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There are different criteria for designing a geodetic network in an optimal way. An optimum network can be regarded as a network having high precision, reliability and low cost. Accordingly, corresponding to these criteria different single-objective models can be defined. Each one can be subjected to two other criteria as constraints. Sometimes the constraints can be contradictory so that some of the constraints are violated. In this contribution, these models are mathematically reviewed. It is numerically shown how to prepare these mathematical models for optimization process through a simulated network. We found that the reliability model yields small position changes between those obtained using precision respectively. Elimination of some observations may happen using precision and cost model while the reliability model tries to save number of observations. In our numerical studies, no contradictions can be seen in reliability model and this model seems to be more suitable for designing of the geodetic and deformation networks.

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The modification of Stokes’ formula allows the user to compensate the lack of a global coverage of gravity data by a combination of terrestrial gravity and a global geopotential model. The minimization of the errors of truncation gravity data and potential coefficients could be treated in a least-squares sense as is the basic ingredient in the Royal Institute of Technology (KTH) approach as proposed by Sjöberg in 1984. This article presents the results from a joint project between KTH and the National Land Survey of Sweden, whose main purpose is to evaluate the KTH approach numerically and to compute a gravimetric geoid model for Sweden. The new geoid model (KTH06) was computed based on the least-squares modification of Stokes’ formula, the GRACE global geopotential model, a high-resolution digital terrain model and the NKG gravity anomaly database. The KTH06 was fitted to 1162 GPS/levelling points by a 7-parameter transformation, yielding an all-over fit of 19 mm and 0.17 ppm. The fit is even smaller than the estimated internal accuracy for the geoid model (28 mm). If we assume that the accuracy of the GPS and levelling heights are 10 mm and 5 mm, respectively, it follows that the accuracy of the expected gravimetric geoid heights are of the order of 11 mm. Also, we found a significant expected difference between the KTH06 and NKG2004 models in rough topographic areas (up to 36 cm). As the major ground data and global geopotential model were almost same in the two models, we believe that there are different reasons that come into play for interpreting the discrepancies between them, as the method for eliminating outliers from the gravity database, the interpolated denser gravity observations using the high-resolution digital elevation model before Stokes’ integration, the potential of the LSM kernel, which matches the errors of the terrestrial gravity data, GGM and the truncation error in an optimum way, and the effect of applying more precise correction terms in the KTH approach compared to the remove-compute-restore method. It is concluded that the least-squares modification method with additive corrections is a very promising alternative for geoid computation.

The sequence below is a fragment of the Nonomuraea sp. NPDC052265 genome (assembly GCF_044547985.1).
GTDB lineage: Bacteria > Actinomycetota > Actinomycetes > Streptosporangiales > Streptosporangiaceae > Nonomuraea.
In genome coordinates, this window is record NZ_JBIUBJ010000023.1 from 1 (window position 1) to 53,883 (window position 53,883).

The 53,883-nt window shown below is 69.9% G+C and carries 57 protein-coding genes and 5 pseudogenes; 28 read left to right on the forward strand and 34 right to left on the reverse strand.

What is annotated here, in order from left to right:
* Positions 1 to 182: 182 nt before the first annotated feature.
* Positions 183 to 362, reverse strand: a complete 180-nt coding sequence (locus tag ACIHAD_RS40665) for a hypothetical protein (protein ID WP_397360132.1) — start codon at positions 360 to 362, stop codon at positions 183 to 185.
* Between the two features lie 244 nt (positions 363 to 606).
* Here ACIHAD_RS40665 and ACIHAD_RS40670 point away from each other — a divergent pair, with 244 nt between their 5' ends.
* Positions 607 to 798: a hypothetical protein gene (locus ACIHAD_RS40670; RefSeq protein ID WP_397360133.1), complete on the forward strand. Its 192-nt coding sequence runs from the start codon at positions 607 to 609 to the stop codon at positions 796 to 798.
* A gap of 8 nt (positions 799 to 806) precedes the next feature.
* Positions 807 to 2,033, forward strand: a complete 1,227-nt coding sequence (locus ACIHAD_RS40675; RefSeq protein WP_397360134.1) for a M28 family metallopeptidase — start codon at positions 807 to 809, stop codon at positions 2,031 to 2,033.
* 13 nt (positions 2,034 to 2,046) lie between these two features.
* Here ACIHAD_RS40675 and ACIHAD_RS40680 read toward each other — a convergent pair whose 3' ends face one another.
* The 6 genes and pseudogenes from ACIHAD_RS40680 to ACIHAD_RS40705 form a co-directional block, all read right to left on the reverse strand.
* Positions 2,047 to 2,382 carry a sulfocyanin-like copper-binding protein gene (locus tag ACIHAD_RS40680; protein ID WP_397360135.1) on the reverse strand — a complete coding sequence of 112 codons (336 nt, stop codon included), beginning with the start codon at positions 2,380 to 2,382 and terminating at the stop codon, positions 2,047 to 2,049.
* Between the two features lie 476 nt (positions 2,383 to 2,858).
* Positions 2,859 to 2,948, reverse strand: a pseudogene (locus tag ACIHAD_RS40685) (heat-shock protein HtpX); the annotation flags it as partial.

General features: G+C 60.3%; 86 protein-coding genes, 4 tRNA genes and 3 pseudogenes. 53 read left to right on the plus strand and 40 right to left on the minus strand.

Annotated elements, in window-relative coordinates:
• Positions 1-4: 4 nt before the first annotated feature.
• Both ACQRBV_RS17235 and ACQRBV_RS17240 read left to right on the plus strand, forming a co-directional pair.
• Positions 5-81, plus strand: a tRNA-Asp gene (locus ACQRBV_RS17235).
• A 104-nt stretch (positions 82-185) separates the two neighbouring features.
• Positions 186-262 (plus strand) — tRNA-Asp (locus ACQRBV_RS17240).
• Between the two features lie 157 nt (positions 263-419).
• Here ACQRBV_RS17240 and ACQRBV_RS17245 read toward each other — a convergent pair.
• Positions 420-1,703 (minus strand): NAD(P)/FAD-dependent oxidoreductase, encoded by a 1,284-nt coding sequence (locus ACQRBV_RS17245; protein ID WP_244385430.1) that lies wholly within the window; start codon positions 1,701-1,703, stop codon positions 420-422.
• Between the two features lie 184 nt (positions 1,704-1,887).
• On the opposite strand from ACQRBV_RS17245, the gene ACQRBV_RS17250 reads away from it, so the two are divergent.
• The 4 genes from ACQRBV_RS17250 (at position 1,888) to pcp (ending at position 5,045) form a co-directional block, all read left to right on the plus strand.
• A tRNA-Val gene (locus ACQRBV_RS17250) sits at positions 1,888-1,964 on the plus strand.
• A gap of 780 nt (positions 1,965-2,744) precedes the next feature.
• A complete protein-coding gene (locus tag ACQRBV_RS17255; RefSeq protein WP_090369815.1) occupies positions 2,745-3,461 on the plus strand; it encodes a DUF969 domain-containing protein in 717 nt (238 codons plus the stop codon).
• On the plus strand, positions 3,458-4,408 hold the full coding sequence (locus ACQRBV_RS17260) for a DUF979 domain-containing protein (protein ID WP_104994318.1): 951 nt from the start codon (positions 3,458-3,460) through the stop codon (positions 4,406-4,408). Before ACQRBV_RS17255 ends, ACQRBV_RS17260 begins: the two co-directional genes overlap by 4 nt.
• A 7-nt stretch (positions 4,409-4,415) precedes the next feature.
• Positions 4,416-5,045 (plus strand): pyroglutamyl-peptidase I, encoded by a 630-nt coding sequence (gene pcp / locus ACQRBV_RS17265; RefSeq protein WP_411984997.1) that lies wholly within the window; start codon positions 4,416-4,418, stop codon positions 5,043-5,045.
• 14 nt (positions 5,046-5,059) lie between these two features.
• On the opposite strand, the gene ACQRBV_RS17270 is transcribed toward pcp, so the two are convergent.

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The problem of handling outliers in a deformation monitoring network is of special importance, because the existence of outliers may lead to false deformation parameters. One of the approaches to detect the outliers is to use robust estimators. In this case the network points are computed by such a robust method, implying that the adjustment result is resisting systematic observation errors, and, in particular, it is insensitive to gross errors and even blunders. Since there are different approaches to robust estimation, the resulting estimated networks may differ. In this article, different robust estimation methods, such as the M-estimation of Huber, the “Danish”, and the L 1 -norm estimation methods, are reviewed and compared with the standard least squares method to view their potentials to detect outliers in the Tehran Milad tower deformation network. The numerical studies show that the L 1 -norm is able to detect and down-weight the outliers best, so it is selected as the favourable approach, but there is a lack of uniqueness. For comparison, Baarda’s method “data snooping” can achieve similar results when the outlier magnitude of an outlier is large enough to be detected; but robust methods are faster than the sequential data snooping process.